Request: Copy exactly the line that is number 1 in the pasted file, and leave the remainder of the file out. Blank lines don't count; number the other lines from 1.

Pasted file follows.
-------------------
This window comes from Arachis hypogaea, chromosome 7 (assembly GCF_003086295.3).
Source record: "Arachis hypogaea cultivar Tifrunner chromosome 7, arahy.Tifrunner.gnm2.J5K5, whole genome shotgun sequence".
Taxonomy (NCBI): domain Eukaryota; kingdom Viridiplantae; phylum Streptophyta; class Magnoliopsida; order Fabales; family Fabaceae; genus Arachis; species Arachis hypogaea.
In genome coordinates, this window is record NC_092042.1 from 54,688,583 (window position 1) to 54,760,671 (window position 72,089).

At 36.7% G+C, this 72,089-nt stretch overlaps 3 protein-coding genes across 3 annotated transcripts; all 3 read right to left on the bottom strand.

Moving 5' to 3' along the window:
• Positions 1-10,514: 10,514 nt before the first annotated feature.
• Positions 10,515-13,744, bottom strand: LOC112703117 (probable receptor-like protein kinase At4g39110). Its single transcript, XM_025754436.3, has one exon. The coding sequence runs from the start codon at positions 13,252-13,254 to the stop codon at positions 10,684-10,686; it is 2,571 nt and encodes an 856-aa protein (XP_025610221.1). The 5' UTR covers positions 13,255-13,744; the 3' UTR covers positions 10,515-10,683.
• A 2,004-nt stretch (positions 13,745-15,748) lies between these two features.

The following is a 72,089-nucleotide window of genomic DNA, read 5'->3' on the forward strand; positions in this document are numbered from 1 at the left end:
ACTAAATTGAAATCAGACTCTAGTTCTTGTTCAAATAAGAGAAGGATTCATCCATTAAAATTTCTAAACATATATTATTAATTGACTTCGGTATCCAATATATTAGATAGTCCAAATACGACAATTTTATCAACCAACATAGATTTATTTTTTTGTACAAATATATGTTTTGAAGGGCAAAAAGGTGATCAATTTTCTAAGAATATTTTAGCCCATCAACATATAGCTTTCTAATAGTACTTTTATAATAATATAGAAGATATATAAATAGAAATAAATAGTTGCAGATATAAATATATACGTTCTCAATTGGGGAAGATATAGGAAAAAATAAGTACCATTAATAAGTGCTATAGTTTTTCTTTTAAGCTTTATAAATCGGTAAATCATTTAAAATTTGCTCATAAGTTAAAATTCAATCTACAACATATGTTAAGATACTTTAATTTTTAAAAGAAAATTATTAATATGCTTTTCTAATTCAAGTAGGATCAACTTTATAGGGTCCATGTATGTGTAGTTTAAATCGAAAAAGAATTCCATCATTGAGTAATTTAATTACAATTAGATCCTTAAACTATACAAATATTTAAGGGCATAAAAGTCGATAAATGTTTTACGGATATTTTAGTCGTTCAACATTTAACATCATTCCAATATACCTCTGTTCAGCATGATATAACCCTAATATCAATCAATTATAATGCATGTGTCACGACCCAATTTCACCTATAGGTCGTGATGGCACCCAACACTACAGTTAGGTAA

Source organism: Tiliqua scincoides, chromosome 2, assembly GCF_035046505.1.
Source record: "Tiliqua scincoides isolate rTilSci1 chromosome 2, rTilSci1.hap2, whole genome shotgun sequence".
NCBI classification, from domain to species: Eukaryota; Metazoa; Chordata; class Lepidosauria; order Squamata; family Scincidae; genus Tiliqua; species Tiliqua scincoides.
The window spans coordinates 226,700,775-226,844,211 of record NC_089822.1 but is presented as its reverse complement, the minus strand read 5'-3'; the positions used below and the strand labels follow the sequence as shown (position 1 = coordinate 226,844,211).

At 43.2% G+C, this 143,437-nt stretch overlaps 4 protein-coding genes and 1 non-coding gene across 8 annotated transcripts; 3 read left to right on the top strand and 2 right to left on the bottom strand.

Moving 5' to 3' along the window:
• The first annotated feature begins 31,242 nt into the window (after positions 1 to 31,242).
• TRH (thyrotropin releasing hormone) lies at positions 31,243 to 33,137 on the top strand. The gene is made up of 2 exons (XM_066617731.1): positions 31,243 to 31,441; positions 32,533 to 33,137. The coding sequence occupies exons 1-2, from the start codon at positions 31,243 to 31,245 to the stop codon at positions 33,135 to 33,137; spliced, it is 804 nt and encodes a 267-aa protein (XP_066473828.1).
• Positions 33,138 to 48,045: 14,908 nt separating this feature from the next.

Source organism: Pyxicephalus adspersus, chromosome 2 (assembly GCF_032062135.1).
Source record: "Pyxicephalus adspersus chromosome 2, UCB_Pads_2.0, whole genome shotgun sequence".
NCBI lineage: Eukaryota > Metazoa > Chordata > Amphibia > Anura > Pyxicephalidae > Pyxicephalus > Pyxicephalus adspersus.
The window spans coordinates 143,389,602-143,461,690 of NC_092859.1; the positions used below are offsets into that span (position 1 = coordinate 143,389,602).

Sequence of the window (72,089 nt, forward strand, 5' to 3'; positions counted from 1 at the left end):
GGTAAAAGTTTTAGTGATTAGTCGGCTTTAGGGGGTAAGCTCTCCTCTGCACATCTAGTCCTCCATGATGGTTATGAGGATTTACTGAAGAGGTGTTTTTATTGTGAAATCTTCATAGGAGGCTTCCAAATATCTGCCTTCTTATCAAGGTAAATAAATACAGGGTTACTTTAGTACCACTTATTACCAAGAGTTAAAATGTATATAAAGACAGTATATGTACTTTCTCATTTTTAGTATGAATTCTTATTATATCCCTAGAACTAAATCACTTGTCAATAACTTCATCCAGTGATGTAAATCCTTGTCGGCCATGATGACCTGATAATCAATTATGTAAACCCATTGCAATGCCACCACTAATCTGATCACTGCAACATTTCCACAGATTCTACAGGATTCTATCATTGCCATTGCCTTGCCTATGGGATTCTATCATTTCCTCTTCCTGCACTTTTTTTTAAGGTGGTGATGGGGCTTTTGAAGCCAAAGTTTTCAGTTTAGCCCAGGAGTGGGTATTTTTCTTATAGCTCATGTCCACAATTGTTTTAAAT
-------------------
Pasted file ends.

This window comes from Arachis hypogaea, chromosome 7 (assembly GCF_003086295.3).